Palatinate (region)

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Palatinate Lion

The Palatinate (German: die Pfalz, Pfälzer dialect: Palz), historically also Rhenish Palatinate (German: Rheinpfalz), is a region in Southwestern Germany. It occupies more than a quarter of the German federal state of Rhineland-Palatinate (Rheinland-Pfalz) covering an area of 5,451 square kilometres (2,105 sq mi) with about 1.4 million inhabitants. Its demonym is Palatine.

Geography[edit]

Location in the State of Rhineland-Palatinate

In the west, the Palatinate borders on Saarland, historically also comprising the state's Saarpfalz District. In the northwest, the Hunsrück mountain range forms the border with the Rhineland region. The eastern border with Hesse and the Baden region runs along the Upper Rhine River, while the left bank with Mainz and Worms as well as the Selz basin around Alzey belong to the Rhenish Hesse region. In the south, the German-French border separates the Palatinate from Alsace.

One third of the region is covered by the Palatinate Forest (Pfälzerwald), including the Palatinate Forest Nature Park popular with hikers. It is Germany's largest contiguous forestal area with about 1,771 km2 (684 sq mi) and part of the Franco-German Palatinate Forest-North Vosges Biosphere Reserve.

The western and northern part of the Palatinate is densely forested and mountainous. Its highest mountain is the Donnersberg with a height of 687 m (2,254 ft), situated in the North Palatine Uplands near Kirchheimbolanden. Most of the major Palatinate towns (Ludwigshafen, Speyer, Landau, Frankenthal, Neustadt) lie in the lower eastern part of the Upper Rhine Plain down to the Rhine River. Here the German Wine Route (Deutsche Weinstraße) passes through the renowned Palatinate wine region.The Palatinate is one of the greatest wine producer regions in Germany and in the last two decades it became well known for a large number of prizewinning white and red wines of highest quality produced by a number of young, however fully-fledged, winemakers.

Vineyards near the Deutsche Weinstraße (German Wine Route)
Typical vineyard landscape in front of the Palatinate Forest
Medieval frame houses in a Palatinate village. (Ilbesheim, South Palatinate)

Major rivers include the Upper Rhine tributaries Lauter, Queich and Speyerbach, as well as Schwarzbach and Glan in the west.

Historically the Electoral Palatinate and several other territories were part of the Palatinate, but today belong to other German territories.

Subdivision[edit]

Administrative divisions of the Palatinate (German)

The Palatinate is divided into four non-administrative sub-regions, comprising the following rural districts and independent cities:

Climate[edit]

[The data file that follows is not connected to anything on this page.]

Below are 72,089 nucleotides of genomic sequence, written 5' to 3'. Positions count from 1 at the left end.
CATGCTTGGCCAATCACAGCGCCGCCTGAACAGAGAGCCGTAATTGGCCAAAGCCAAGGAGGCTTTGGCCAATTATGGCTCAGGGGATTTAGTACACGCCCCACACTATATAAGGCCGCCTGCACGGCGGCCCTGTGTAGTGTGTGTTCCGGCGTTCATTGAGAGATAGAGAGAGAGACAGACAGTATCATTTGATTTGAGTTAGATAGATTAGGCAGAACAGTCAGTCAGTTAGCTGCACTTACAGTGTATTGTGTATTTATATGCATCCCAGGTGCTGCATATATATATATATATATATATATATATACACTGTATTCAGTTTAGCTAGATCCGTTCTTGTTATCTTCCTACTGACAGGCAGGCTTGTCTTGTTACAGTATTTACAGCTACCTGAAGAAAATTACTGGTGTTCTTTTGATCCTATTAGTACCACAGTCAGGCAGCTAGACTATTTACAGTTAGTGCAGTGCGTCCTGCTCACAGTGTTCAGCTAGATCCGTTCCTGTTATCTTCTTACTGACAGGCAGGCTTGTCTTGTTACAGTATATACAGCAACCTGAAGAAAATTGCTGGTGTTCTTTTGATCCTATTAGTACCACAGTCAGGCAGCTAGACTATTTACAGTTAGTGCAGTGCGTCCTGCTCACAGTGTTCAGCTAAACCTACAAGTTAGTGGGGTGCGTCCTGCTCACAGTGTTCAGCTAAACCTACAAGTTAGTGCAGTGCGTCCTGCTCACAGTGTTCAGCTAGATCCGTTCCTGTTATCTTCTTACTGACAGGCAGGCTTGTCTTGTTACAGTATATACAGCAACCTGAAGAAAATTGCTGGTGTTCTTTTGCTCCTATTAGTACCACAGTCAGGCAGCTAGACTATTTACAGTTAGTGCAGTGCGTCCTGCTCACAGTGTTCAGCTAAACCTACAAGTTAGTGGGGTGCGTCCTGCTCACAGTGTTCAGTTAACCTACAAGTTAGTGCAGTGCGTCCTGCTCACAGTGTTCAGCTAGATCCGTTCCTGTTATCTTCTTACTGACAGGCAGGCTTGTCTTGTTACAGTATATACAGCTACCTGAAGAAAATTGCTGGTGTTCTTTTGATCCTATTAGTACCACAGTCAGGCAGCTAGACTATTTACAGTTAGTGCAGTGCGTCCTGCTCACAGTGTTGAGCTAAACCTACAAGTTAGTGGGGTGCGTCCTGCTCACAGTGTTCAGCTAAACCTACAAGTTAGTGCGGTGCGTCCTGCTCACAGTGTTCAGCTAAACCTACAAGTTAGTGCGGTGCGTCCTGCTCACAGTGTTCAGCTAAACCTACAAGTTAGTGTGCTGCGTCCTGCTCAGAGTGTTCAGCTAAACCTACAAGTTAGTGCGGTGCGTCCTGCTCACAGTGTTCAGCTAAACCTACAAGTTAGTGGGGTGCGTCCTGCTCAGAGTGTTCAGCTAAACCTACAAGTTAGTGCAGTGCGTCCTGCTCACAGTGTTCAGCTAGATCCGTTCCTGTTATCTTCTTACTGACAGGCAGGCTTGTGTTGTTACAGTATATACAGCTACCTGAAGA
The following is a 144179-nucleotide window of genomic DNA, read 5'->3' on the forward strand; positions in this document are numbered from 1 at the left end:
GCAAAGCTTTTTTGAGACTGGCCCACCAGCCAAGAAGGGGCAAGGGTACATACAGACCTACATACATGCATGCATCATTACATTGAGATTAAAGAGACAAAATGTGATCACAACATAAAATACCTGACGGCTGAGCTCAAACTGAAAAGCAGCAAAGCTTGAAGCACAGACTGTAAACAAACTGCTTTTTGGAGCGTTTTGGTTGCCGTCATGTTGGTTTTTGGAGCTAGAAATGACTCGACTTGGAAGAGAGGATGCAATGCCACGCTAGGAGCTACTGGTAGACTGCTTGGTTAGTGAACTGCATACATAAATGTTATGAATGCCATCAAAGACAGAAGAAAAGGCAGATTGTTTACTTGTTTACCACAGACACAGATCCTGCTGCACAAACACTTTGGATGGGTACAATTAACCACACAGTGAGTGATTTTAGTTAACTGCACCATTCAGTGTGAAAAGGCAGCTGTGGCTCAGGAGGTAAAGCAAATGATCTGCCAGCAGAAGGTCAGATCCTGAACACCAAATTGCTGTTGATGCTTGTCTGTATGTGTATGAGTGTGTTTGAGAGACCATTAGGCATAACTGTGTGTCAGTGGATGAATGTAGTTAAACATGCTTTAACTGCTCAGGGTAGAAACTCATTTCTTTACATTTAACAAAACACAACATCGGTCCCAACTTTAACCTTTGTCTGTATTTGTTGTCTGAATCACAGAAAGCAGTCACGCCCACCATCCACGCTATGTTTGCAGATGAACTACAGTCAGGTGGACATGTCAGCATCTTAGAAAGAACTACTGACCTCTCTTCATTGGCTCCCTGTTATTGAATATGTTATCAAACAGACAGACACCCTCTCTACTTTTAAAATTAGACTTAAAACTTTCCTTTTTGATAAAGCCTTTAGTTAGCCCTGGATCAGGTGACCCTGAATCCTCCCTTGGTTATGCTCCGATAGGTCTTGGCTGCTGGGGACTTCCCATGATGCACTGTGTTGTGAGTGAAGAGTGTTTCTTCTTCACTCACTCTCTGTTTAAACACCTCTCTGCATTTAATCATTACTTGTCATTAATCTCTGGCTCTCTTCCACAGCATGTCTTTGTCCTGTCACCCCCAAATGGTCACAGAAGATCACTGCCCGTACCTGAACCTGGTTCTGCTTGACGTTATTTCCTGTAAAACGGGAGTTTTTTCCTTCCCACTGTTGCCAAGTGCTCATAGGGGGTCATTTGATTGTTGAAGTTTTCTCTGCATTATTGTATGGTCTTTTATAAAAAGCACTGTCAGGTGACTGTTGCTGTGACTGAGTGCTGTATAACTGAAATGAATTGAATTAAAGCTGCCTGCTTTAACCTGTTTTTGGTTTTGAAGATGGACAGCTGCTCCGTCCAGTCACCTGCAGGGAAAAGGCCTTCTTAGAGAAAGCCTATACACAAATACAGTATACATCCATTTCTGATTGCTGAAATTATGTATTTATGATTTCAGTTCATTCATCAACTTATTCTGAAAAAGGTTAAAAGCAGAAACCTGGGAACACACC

Vineyards and blooming chestnut trees below Hambach Castle

Like most of Europe, the Palatinate is part of the oceanic climate zone influenced by the Atlantic, with an average annual temperature of about 10 degrees Celsius. Wet air streaming from West and Southwest leads to precipitations in the Mittelgebirge ranges, while it warms up on its way further down to the Rhine Valley. Here the clemency of the weather permits the cultivating of almond and fig trees, stone pines, Mediterranean Cypress, palms, and even some banana species. The lower hilly regions are known for its extended chestnut forests, sometimes referred to as "German Tuscany" in tourist advertising.

History[edit]

The former Celtic region was conquered by the Roman Empire under Emperor Augustus about 12 BCE, whereafter it was part of the Germania Superior province. During the decay of the Empire, Alamanni tribes settled here; their territory was conquered by Francia under King Clovis I about 496. From 511 onwards the area belonged to the eastern part of Frankish Austrasia, that—as Rhenish Franconia—became part of East Francia according to the 843 Treaty of Verdun.

Holy Roman Empire[edit]

From the Middle Ages until 1792, the Palatinate was divided into a total of 45 secular and ecclesiastical territories, some of which were very small. The largest and most important of these was the Electorate of the Palatinate (Kurpfalz), a number of territories on both sides of the Rhine formerly held by the Counts palatine (Pfalzgrafen) of Lotharingia. In the late 12th century the Counts palatine had achieved the status of a Prince-elector (Kurfürst), i.e. one of the seven nobles with the privilege of electing the Emperor, confirmed by the Golden Bull of 1356. In 1214 the Bavarian House of Wittelsbach was enfeoffed with these estates, which they ruled until 1918, together with the collateral branch of Palatinate-Zweibrücken from 1410, until the re-unification with Bavaria under Elector Charles Theodore in 1777. The major ecclesiastical territory in the region was the Bishopric of Speyer. The Imperial city of Landau to preserve its status joined the Alsacien Décapole in 1521. Nevertheless, it was seized by France after the Thirty Years' War.